Walking and biking on rail trails and yoga in the park are allowed with visitors maintaining a 6-foot distance.
Outdoor recreation including pools, playgrounds and driving ranges.
Picnics and grill areas may open.
Dog parks, with no shared water dishes, toys and other items
Spray parks and playgrounds are open with face coverings or masks.
All outdoor public and semi-public (membership) pools may open at 40 percent capacity with indoor facilities only for supervised youth sports leagues and summer sports camps for participants under 18 years old.
Sports teams, from professional to local youth leagues, can begin practicing. No games or public admission are allowed.
Day camps and childcare facilities can open but this does not include overnight camps.
Still Closed: These close-contact services will still remain closed: Hot tubs and whirlpools, hair removal and replacement, nail care, skin care, massage therapy, makeup salons and makeup application services, tanning salons, tattoo and piercing services, personal training, with restrictions.
Effective June 1 2020, New Hampshire lodgings may accept overnight reservations from New Hampshire residents and out of state visitors who have self-quarantined at their own homes for 14 days before entering New Hampshire. Reservations may be accepted by phone, online, or in person. Guest check in may commence on Friday, June 5. Lodgings include hotels, motels, B&Bs, cabin sommunities and similar accommodations open to the public, including short-term rentals. New Hampshire lodging rules.
Most New Hampshire state parks and coastal beaches are open, but restrooms and visitors centers are not generally open. Parking lots and restrooms for the inland beaches are not open. At beaches that are accessible by foot, use of the beach is restricted to transient activities (walking, jogging). Swimming and sitting on the beach are prohibited.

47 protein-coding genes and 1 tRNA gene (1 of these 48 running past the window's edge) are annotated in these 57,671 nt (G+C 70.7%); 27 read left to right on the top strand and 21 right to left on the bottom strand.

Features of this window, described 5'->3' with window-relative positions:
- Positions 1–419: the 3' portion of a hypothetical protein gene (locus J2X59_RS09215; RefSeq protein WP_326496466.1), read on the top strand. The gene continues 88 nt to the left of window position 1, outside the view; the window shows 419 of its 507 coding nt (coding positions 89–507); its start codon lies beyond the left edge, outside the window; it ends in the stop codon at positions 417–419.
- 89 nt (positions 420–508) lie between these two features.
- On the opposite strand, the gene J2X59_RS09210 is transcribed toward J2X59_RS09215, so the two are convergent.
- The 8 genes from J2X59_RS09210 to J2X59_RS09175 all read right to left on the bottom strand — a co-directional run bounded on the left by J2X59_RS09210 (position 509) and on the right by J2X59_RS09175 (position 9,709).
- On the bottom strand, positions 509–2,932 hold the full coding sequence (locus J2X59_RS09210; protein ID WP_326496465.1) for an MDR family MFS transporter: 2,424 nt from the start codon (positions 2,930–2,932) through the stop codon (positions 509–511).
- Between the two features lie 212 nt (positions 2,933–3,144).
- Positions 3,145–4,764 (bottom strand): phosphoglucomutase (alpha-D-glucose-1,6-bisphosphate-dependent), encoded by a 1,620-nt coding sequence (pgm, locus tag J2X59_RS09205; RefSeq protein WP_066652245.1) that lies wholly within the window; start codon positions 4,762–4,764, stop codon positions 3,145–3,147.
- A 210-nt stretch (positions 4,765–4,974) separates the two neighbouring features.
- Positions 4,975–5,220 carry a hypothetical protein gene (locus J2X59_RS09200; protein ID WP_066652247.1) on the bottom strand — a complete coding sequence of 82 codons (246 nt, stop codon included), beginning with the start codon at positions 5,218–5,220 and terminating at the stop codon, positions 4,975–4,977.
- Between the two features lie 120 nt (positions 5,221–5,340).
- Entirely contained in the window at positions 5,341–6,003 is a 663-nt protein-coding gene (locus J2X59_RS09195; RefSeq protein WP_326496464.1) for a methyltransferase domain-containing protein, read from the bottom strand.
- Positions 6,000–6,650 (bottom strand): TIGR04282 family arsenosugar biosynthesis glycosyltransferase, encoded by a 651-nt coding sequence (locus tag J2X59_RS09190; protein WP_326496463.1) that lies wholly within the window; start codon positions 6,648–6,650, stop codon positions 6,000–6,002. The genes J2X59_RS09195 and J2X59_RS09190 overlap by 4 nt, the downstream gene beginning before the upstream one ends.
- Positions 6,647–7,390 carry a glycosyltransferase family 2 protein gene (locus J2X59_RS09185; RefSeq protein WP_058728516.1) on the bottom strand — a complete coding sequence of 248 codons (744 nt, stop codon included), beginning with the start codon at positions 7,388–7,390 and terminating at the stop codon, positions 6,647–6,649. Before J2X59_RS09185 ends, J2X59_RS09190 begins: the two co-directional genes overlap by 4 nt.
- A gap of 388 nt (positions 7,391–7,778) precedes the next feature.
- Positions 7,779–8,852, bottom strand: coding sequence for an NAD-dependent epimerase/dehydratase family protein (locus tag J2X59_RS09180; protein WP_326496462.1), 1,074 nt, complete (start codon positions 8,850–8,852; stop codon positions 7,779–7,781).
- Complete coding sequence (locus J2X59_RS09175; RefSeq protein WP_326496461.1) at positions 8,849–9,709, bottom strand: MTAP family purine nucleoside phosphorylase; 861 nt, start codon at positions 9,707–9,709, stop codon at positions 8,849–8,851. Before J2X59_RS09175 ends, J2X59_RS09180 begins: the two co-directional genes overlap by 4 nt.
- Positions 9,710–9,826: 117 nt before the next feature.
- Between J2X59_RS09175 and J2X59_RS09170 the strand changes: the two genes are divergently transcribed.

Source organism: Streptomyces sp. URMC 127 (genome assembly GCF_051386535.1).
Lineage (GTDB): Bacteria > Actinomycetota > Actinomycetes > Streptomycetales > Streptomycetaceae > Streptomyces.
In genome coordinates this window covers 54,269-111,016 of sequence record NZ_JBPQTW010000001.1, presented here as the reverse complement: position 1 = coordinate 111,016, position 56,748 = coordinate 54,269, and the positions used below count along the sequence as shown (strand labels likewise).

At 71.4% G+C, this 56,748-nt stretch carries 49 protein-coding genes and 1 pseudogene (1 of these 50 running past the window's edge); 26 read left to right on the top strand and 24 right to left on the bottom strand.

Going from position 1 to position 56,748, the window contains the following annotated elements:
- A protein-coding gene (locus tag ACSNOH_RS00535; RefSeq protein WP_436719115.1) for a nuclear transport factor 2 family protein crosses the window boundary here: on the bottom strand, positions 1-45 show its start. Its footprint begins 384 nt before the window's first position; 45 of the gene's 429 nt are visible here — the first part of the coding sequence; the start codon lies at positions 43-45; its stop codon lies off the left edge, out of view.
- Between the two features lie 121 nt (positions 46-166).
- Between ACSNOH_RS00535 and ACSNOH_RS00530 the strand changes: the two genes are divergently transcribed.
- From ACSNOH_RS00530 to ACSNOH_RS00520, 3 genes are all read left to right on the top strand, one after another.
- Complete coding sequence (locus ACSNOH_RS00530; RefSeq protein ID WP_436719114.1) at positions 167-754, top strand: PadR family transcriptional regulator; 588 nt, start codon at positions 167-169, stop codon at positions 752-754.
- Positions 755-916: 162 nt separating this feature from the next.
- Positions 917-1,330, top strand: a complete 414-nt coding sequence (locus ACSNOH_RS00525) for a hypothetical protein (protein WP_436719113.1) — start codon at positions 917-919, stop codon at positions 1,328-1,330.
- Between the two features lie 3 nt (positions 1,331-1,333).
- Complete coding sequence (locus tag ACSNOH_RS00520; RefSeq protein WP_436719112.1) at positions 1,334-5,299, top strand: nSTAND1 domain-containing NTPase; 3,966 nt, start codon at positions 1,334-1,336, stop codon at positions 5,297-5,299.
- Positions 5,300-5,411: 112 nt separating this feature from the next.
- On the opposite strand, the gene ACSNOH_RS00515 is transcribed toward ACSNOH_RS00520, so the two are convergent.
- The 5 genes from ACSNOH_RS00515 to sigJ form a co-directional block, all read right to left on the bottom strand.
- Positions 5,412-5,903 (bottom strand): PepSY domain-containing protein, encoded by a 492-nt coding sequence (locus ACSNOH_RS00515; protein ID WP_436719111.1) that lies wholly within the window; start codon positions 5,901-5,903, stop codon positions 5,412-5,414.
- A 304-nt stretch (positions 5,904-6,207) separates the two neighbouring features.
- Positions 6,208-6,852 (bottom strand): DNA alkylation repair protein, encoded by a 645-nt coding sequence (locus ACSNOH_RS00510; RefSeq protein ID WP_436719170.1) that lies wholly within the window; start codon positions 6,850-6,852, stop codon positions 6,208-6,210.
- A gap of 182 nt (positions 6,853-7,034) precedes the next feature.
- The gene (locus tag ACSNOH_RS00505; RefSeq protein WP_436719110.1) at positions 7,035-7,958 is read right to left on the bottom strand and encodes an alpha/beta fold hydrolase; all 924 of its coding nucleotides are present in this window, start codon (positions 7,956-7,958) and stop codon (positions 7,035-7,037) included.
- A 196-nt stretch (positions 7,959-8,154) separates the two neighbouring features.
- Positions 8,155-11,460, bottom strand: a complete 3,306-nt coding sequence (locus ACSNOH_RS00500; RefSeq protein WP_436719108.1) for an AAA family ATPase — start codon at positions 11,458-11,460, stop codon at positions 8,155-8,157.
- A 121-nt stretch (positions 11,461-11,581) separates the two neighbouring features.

On May 18, New Hampshire restaurants re-opened for limited dining in outdoors areas, such as patios and decks. Some restaurants continue to offer take-out and delivery of food.
Also open: retail stores; yard sales; barbers and hair salons; golf courses; driving ranges; mini-golf; drive-in movie theaters; biking, canoe and kayak rentals; outdoor shooting ranges; small fishing charters; paintball; equestrian facilities; outdoor guiding services for fishing, hunting, and hiking; amateur and youth sports.
Phase 2 of Rhode Island’s reopening began June 1. Rhode Island reopening overview
Rhode Island requires a 14-day quarantine only by people entering RI from states in lockdown. Lockdown status in all states.
As of June 1 all state parks and saltwater beaches are open. The state recommends that people buy resident, non-resident and senior season beach passes online at online this summer. RI Department of Environmental Management
Starting on June 1, restaurants may offer indoor dining, at smaller capacity and with social distancing practices in place. Outdoor dining on patios and decks was allowed starting in late May.
Social gatherings may include up to 15 people.
Golf courses, gyms, fitness centers, hair salons, barber shops and personal services like massage may reopen by appointment only, with restrictions.